Creating your own wedding program is fun and easy, and you’re going to love saving the money—so you can spend it elsewhere! Plus, what’s better than bestowing your own personal touch? You just can’t do that with a commercial product. If you’d like to know how to write a wedding program, read on.
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Do You Know How to Write a Wedding Program?
When guests enter your wedding venue, they will be pleased to find an usher—or perhaps a younger relative or family friend who is dying to play a role in the wedding—handing out programs. With a wedding program, all guests gain a way to identify the various people who are part of your wedding party.
If you’re wondering how to write a wedding program that’s beautiful but uncomplicated, look no further than Microsoft Word. You don’t have to be a genius to make a brochure, whether you want one that just opens like a booklet or a trifold. I like the trifold because it allows a total of six writing panels considering the front and back sides of the paper.
First, to figure out what you’re going to put on your brochure and where the various panels of copy will be in relation to one another, sketch your ideas onto a blank piece of paper. Fold the paper the way your brochure will fold and let your creativity have free reign. You’re making what’s known as a layout for your DIY wedding program.
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First, Open Word:
I like using Word when I make brochures because it’s so familiar. Open a blank page, go to Page Setup, and choose Landscape orientation. Then you can insert textboxes on it—two if you’re going for a booklet style brochure, and three equal textboxes if you’re making a trifold brochure. Format the textboxes (by right-clicking on the outline of each box) and choosing Format Textbox, then No Lines. The textboxes make it easy to position your text on each panel of the brochure. You’ll need to make one page and save it as the Front Side, and then save it again as the Back Side.
You can insert photos or clipart into the textboxes. If you can’t get them positioned just where you want them, insert smaller textboxes into the bigger ones, and then insert the artwork into the smaller boxes. Don’t forget to remove the lines! You can format the artwork to fit the boxes or change the size of the textboxes.
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What Will You Write?
On the front panel, which will be on the right-hand side whether you use a booklet or trifold style, put your names plus the date, time, and location of your wedding. Decide whether you want a photo of yourselves or some clipart on the front. Center your text and choose a great font. If you click on the screenshot, you’ll see a sample of the one I created.
Remember that you’ll have six panels, three on the front and three on the back. Decide whether you want to devote one or two panels to the names of your wedding party; format a textbox to cover two panels if you're doing it like the sample to the right. Refer to your sketch to see where this will end up in the folded final product. In my example, I’ve begun with the grandparents and worked my way down to the flower girl.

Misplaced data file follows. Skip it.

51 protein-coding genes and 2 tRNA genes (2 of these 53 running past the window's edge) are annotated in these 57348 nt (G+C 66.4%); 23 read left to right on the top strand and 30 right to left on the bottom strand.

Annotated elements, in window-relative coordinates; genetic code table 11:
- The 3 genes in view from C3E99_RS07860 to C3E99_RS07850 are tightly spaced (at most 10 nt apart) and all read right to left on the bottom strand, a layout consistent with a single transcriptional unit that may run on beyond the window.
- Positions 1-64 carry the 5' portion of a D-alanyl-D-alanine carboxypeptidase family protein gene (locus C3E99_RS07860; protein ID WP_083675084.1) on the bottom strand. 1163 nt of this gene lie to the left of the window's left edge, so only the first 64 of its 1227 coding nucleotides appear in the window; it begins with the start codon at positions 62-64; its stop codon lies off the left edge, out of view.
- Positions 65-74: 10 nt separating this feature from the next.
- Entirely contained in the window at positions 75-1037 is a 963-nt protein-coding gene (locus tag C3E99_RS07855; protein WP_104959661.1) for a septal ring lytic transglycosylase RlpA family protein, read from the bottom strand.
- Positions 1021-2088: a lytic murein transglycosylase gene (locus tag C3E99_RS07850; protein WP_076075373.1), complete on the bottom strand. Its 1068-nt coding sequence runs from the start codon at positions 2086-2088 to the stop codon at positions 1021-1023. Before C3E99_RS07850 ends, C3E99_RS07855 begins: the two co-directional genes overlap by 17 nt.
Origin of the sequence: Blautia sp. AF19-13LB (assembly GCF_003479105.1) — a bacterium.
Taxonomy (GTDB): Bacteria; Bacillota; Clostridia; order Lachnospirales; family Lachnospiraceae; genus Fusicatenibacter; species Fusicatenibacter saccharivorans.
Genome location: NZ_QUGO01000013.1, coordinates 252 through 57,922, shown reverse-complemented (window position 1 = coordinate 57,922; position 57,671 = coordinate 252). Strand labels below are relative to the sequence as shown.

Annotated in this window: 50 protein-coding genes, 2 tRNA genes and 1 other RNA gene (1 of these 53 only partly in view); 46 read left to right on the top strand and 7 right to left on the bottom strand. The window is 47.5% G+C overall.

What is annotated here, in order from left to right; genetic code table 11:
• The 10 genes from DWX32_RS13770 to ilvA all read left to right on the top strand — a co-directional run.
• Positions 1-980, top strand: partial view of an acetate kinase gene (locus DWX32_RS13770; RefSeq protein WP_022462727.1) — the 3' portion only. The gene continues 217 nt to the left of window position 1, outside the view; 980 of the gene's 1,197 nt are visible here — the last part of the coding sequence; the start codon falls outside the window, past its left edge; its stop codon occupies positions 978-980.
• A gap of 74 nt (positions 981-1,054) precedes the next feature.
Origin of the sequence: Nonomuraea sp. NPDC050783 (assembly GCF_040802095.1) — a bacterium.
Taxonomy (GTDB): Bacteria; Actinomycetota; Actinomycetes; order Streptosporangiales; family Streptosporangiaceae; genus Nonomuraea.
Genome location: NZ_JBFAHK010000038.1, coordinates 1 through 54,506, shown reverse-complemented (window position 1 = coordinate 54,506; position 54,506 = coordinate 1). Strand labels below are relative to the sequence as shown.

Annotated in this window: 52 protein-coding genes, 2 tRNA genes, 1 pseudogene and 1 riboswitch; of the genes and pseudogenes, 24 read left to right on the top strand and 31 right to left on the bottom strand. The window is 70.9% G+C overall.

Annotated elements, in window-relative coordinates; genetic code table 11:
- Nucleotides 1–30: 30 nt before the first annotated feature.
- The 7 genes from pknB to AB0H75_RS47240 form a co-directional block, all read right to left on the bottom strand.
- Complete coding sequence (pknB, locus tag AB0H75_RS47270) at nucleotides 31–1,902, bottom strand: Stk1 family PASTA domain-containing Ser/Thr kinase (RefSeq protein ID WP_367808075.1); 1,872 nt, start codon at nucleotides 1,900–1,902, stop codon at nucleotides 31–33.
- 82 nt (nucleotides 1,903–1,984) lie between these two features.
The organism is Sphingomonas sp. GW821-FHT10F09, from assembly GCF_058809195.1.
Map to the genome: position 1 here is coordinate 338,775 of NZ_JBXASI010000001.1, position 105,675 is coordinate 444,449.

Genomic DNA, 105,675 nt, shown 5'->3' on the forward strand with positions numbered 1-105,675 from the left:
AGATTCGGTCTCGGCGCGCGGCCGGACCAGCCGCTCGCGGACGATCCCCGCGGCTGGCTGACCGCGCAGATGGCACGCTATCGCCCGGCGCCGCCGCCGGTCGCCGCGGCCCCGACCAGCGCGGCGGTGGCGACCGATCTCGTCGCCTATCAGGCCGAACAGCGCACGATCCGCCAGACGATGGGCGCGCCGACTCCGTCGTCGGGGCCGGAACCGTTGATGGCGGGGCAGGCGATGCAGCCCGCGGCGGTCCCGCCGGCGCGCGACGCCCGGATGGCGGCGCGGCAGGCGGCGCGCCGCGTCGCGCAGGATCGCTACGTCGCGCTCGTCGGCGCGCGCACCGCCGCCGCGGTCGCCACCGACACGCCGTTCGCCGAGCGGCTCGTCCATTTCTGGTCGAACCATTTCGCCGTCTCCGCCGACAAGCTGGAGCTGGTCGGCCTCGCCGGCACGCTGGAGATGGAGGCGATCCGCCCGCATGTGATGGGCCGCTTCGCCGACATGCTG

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Use another panel to list all the different “parts" of your actual ceremony. Some people simply choose to list these events in order, true program style (see the left side of the screenshot at above right):
Seating of the parents
Selected reading (or readings)
Exchange of vows
Pronouncement of marriage
Unity candle ceremony
Presentation of husband and wife
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Identify Your Music and Readings
You can also opt to expand this area by identifying the music you’ve chosen for the Prelude, the Processional, and the Recessional. It’s also nice to list psalms, hymns, or special readings that make up your ceremony; people like to know those things.
Expand on this by identifying all your major musical selections in the wedding program. At the reception, people will watch the bridal couple’s first dance, the father/bride dance, the mother/groom dance, and the parents dance. Name the songs and the artists. All this information makes your wedding program into a true souvenir.
A few other options you might want to consider are:
Mention of a family member who cannot be present or someone special who has passed away.
A reminder of when and where the reception begins, and the time for the cocktail hour as well as the dinner if you are having both.
Devote some of your space to thanking the officiant, the caterer, the wedding planner, and other people who have helped you: The relatives who assisted with wedding favors or decorated chairs will appreciate a public mention, as will anyone who gives a reading or sings at your wedding.
Figuring out how to write your wedding program is pretty easy. It’s not that difficult to work with Word. Just remember you can size the textboxes to suit your wording or to help position photos as necessary. Use a paper punch to make a small hold in the upper left-hand corner of the front panel, and tie a ribbon through it.